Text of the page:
Top 20 Stocks of the Value Stock Screen Pounding the Market
2013 Q2 is complete and the OSV value stock screeners have been on a tear after a poor start to the year.
This is big surprise because a few screens shot up by as much as 30% in Q2 alone.
One thing for sure is that even value strategies can do extremely well in a bullish market. Everything looks rosy at the moment, but let’s see how the screens fare over the two quarters.
Here are the results at the end of 2013 Q2.
A Look at the Leading Screen
These are the stocks that started 2013 in the NNWC increasing screen. The order is according to the rank produced by the backtest.
Here is the list again sorted by performance at the end of Q2.
- ORCC and KSWS were bought out and no longer in the screen.
How to Improve Your Own Performance
The screens follow a strict automated process of buying and selling.
But I’m sure you prefer to pick your own stocks. The human judgement has advantages in that you can filter out obvious bad choices.
Here’s an example of what you can do.
Do a process of elimination and then analyze the stocks that remain in finer detail.
You can do this even easier and quicker with the OSV Stock Analyzer.
Eliminate companies outside your circle of competence to reduce the number of stocks from the top 20 to around 10-15.
Toss away the low quality stocks and you should be left with around 5 interesting ideas.
Go through some reports, read some footnotes and you should be left with a few quality ideas that you can watch for a pullback or for purchase.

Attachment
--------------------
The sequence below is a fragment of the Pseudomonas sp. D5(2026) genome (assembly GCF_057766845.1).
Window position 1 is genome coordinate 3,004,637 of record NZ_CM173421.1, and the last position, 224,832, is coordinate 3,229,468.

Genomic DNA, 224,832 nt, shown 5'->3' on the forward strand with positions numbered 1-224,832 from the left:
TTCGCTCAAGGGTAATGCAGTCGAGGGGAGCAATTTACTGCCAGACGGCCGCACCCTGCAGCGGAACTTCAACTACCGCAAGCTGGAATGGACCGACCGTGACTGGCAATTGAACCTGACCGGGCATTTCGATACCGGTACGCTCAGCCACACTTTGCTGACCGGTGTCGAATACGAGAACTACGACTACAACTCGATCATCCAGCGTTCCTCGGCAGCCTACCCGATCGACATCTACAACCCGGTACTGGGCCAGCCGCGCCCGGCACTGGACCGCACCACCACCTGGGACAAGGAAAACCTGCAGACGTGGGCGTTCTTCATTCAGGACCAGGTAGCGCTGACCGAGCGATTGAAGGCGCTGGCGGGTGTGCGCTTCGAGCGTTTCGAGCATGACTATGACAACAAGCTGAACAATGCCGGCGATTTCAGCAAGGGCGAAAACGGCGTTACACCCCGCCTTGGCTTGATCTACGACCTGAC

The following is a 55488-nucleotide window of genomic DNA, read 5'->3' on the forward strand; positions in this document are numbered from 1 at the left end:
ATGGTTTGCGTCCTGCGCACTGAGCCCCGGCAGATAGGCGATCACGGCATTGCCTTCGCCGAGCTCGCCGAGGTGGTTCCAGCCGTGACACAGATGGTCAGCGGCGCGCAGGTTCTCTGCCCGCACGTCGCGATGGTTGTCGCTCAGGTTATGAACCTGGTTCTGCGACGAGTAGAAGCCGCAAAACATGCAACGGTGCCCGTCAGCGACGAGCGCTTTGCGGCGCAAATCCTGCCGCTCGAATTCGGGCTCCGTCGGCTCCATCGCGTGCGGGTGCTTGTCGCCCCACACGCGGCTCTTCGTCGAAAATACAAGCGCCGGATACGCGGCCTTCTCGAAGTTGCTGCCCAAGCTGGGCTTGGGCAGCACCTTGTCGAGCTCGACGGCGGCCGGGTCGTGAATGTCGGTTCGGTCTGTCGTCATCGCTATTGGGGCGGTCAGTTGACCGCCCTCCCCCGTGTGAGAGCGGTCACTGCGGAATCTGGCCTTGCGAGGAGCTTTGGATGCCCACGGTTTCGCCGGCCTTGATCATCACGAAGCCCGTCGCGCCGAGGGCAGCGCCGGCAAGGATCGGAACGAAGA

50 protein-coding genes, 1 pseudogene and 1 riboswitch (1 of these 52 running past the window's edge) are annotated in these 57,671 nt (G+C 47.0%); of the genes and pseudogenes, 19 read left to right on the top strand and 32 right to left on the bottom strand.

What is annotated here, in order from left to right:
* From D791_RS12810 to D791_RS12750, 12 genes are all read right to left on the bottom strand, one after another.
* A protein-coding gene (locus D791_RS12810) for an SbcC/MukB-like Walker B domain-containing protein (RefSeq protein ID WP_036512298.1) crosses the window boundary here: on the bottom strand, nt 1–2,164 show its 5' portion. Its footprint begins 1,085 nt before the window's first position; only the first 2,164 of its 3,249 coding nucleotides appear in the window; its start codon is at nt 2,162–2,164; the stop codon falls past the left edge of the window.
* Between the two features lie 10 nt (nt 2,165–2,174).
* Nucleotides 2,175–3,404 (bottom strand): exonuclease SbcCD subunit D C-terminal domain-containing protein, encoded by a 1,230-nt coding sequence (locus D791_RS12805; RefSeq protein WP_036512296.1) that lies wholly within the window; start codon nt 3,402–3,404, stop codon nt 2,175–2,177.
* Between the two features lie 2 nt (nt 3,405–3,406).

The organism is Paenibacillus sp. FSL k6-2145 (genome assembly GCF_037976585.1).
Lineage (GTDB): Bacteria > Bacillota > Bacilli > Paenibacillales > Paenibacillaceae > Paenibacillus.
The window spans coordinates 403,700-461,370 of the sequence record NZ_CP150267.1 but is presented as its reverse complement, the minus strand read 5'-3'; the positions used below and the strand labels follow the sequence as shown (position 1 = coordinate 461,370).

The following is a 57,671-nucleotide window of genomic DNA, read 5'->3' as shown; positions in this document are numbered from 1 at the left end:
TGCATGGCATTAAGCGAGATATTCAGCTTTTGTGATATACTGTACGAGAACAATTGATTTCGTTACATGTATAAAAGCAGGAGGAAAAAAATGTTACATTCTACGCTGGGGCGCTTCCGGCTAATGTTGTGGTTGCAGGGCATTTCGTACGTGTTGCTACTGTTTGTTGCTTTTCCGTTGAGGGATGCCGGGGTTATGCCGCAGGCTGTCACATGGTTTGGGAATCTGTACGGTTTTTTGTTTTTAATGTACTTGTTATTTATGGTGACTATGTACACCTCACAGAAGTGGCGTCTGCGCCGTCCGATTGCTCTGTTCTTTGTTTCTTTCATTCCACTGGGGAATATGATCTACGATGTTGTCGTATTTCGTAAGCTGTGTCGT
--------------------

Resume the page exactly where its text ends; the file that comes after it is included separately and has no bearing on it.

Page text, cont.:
Much like how Old School Value user Frank was able to nail down LEE and profit from his stock pick.
All this in about 1-2 hours depending on how many ideas you filter down to.
How to Run Your Own Backtest to Create Stock Screens
All the value screens were created and backtested using Portfolio123, an outstanding service if you are serious about creating strategies and testing ideas.
What I love about Portfolio123 is that you can create your own formulas instead of using oversimplified sliders like what you see on the Google Finance screener. Creating your own custom screen is a powerful way to test theories, strategies and be different to the crowd of people using free public screeners.
Also, you can backtest from 1999 with the ability to custom rank stocks.
If you want to create your own, read the How to Backtest article to get started today.
How the Screens are Set Up
- Each screen consists of 20 stocks
- Slippage ranges from 1% for screens with mostly large caps to 3% for small cap screens
- Carry cost is 1.5%
- Long weight is 100%
- Rebalancing only once a year
- No hedging applied
The big difference to the way I set up my screens compared to other sites and services is that I focus on reality.
Turning over a portfolio every 4 weeks or even every quarter is a nightmare in reality unless you are working with a small number of stocks.
The point is not to trade to profits, but to let a systematic and well thought out value strategy work itself out.
The fees associated with having to rebalance every month would kill your performance too.
Next time when you look at how other screens are constructed, consider fees, turnover and real world variables.